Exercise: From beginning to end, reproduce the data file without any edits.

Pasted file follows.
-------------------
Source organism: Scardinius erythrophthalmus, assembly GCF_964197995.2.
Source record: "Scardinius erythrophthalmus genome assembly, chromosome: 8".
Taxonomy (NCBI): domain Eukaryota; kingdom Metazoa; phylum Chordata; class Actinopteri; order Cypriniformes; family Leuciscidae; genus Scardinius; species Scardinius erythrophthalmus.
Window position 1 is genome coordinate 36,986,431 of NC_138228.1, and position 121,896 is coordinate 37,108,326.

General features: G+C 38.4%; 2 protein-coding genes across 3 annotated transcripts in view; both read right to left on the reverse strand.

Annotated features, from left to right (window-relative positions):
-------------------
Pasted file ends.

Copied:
Source organism: Scardinius erythrophthalmus, assembly GCF_964197995.2.
Source record: "Scardinius erythrophthalmus genome assembly, chromosome: 8".
Taxonomy (NCBI): domain Eukaryota; kingdom Metazoa; phylum Chordata; class Actinopteri; order Cypriniformes; family Leuciscidae; genus Scardinius; species Scardinius erythrophthalmus.
Window position 1 is genome coordinate 36,986,431 of NC_138228.1, and position 121,896 is coordinate 37,108,326.

General features: G+C 38.4%; 2 protein-coding genes across 3 annotated transcripts in view; both read right to left on the reverse strand.

Annotated features, from left to right (window-relative positions):